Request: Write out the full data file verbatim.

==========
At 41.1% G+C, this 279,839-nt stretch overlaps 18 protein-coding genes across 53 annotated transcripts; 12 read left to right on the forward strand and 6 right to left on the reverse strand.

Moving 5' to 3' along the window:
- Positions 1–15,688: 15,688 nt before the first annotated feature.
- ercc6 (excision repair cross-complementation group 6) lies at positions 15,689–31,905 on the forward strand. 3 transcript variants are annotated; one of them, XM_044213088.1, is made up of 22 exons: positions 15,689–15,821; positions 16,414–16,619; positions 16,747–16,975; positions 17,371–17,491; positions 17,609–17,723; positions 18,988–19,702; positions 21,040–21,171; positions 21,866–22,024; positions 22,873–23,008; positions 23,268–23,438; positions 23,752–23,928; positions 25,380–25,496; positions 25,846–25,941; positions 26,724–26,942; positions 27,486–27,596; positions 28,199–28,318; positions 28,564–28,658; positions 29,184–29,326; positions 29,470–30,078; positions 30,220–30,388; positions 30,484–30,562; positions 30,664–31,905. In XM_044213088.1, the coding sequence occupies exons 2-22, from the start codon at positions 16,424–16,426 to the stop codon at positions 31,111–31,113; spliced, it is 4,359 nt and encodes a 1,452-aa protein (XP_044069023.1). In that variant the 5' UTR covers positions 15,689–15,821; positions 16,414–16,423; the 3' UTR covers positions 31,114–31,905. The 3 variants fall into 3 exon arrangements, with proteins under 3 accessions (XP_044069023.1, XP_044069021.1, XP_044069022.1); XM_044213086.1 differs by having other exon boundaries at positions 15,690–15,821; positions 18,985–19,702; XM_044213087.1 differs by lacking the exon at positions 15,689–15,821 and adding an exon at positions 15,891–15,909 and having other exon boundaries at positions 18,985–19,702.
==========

At 41.1% G+C, this 279,839-nt stretch overlaps 18 protein-coding genes across 53 annotated transcripts; 12 read left to right on the forward strand and 6 right to left on the reverse strand.

Moving 5' to 3' along the window:
- Positions 1–15,688: 15,688 nt before the first annotated feature.
- ercc6 (excision repair cross-complementation group 6) lies at positions 15,689–31,905 on the forward strand. 3 transcript variants are annotated; one of them, XM_044213088.1, is made up of 22 exons: positions 15,689–15,821; positions 16,414–16,619; positions 16,747–16,975; positions 17,371–17,491; positions 17,609–17,723; positions 18,988–19,702; positions 21,040–21,171; positions 21,866–22,024; positions 22,873–23,008; positions 23,268–23,438; positions 23,752–23,928; positions 25,380–25,496; positions 25,846–25,941; positions 26,724–26,942; positions 27,486–27,596; positions 28,199–28,318; positions 28,564–28,658; positions 29,184–29,326; positions 29,470–30,078; positions 30,220–30,388; positions 30,484–30,562; positions 30,664–31,905. In XM_044213088.1, the coding sequence occupies exons 2-22, from the start codon at positions 16,424–16,426 to the stop codon at positions 31,111–31,113; spliced, it is 4,359 nt and encodes a 1,452-aa protein (XP_044069023.1). In that variant the 5' UTR covers positions 15,689–15,821; positions 16,414–16,423; the 3' UTR covers positions 31,114–31,905. The 3 variants fall into 3 exon arrangements, with proteins under 3 accessions (XP_044069023.1, XP_044069021.1, XP_044069022.1); XM_044213086.1 differs by having other exon boundaries at positions 15,690–15,821; positions 18,985–19,702; XM_044213087.1 differs by lacking the exon at positions 15,689–15,821 and adding an exon at positions 15,891–15,909 and having other exon boundaries at positions 18,985–19,702.